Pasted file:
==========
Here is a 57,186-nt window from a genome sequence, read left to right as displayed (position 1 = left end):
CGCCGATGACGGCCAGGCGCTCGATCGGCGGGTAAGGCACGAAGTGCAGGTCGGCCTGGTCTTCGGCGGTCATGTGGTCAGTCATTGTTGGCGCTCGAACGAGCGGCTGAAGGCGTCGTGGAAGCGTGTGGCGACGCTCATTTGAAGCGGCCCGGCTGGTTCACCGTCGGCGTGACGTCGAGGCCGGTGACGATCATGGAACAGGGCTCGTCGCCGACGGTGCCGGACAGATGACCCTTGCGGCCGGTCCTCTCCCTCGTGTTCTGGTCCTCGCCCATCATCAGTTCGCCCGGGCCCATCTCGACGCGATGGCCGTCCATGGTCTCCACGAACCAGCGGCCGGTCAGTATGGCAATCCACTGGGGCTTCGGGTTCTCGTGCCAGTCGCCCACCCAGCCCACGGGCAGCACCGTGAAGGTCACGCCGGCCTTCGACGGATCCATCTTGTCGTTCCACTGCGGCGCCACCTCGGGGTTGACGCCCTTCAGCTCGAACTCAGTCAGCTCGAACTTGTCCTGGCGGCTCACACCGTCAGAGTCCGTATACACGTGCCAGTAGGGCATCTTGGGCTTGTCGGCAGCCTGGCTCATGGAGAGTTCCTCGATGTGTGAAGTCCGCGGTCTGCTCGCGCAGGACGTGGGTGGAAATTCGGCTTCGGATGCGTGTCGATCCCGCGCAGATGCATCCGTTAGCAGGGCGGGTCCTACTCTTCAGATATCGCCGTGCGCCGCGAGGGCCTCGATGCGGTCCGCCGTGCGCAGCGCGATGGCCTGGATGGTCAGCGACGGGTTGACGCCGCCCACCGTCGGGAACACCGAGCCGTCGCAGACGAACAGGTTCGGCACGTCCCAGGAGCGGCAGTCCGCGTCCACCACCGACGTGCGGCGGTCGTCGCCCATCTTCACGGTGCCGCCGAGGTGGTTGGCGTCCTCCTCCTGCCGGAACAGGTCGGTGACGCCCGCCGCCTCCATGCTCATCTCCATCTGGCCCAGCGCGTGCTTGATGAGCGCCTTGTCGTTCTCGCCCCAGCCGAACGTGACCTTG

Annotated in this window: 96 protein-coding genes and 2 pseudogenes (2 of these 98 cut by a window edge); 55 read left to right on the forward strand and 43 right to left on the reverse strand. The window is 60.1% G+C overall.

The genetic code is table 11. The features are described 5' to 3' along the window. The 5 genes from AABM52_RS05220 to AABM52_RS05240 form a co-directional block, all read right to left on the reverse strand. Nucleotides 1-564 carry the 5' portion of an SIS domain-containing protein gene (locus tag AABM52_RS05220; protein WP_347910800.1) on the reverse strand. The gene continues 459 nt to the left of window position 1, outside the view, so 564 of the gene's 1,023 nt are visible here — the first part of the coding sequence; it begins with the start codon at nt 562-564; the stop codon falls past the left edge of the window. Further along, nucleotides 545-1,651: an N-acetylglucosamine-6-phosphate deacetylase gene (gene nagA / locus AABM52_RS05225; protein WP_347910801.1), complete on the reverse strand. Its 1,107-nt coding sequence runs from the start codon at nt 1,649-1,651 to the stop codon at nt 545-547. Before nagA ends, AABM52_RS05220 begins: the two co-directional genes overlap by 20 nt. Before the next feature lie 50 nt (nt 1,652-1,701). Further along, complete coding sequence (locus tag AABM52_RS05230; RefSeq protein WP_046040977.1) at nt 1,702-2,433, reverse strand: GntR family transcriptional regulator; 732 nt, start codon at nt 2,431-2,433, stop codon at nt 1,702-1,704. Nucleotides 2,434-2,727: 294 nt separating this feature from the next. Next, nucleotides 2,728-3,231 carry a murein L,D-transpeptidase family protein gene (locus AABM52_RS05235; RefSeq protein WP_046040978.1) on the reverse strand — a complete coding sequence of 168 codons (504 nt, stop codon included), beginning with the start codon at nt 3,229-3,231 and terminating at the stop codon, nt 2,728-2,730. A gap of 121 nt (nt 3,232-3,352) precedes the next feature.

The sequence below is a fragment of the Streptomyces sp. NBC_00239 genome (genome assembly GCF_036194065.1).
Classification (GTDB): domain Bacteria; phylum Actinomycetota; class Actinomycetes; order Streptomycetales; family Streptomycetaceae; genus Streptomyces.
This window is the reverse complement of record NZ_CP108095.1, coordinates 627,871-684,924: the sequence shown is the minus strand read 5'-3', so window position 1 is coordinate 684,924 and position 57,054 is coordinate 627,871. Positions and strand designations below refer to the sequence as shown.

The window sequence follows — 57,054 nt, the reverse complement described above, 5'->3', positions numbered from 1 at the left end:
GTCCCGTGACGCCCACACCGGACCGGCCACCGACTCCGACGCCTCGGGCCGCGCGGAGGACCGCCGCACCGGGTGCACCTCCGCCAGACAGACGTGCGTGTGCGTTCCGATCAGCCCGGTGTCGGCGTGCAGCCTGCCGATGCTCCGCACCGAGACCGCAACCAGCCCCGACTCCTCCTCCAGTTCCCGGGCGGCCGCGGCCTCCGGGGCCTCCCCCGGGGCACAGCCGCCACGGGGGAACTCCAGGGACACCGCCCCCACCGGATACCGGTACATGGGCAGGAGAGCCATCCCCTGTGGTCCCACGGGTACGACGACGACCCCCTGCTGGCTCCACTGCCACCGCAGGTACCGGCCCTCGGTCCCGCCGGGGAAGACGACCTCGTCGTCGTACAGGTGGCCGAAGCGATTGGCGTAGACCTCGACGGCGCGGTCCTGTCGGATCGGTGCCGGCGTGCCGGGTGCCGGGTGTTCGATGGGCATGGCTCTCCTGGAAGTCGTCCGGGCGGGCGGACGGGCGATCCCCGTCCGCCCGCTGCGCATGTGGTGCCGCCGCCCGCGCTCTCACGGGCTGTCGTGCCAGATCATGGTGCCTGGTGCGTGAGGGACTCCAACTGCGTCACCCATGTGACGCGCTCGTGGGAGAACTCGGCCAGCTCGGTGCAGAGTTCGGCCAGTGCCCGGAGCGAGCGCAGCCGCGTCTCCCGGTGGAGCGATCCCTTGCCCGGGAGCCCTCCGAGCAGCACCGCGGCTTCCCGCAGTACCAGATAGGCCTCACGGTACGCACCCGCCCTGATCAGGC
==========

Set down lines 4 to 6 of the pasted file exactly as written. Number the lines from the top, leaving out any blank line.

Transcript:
The genetic code is table 11. The features are described 5' to 3' along the window. The 5 genes from AABM52_RS05220 to AABM52_RS05240 form a co-directional block, all read right to left on the reverse strand. Nucleotides 1-564 carry the 5' portion of an SIS domain-containing protein gene (locus tag AABM52_RS05220; protein WP_347910800.1) on the reverse strand. The gene continues 459 nt to the left of window position 1, outside the view, so 564 of the gene's 1,023 nt are visible here — the first part of the coding sequence; it begins with the start codon at nt 562-564; the stop codon falls past the left edge of the window. Further along, nucleotides 545-1,651: an N-acetylglucosamine-6-phosphate deacetylase gene (gene nagA / locus AABM52_RS05225; protein WP_347910801.1), complete on the reverse strand. Its 1,107-nt coding sequence runs from the start codon at nt 1,649-1,651 to the stop codon at nt 545-547. Before nagA ends, AABM52_RS05220 begins: the two co-directional genes overlap by 20 nt. Before the next feature lie 50 nt (nt 1,652-1,701). Further along, complete coding sequence (locus tag AABM52_RS05230; RefSeq protein WP_046040977.1) at nt 1,702-2,433, reverse strand: GntR family transcriptional regulator; 732 nt, start codon at nt 2,431-2,433, stop codon at nt 1,702-1,704. Nucleotides 2,434-2,727: 294 nt separating this feature from the next. Next, nucleotides 2,728-3,231 carry a murein L,D-transpeptidase family protein gene (locus AABM52_RS05235; RefSeq protein WP_046040978.1) on the reverse strand — a complete coding sequence of 168 codons (504 nt, stop codon included), beginning with the start codon at nt 3,229-3,231 and terminating at the stop codon, nt 2,728-2,730. A gap of 121 nt (nt 3,232-3,352) precedes the next feature.

The sequence below is a fragment of the Streptomyces sp. NBC_00239 genome (genome assembly GCF_036194065.1).
Classification (GTDB): domain Bacteria; phylum Actinomycetota; class Actinomycetes; order Streptomycetales; family Streptomycetaceae; genus Streptomyces.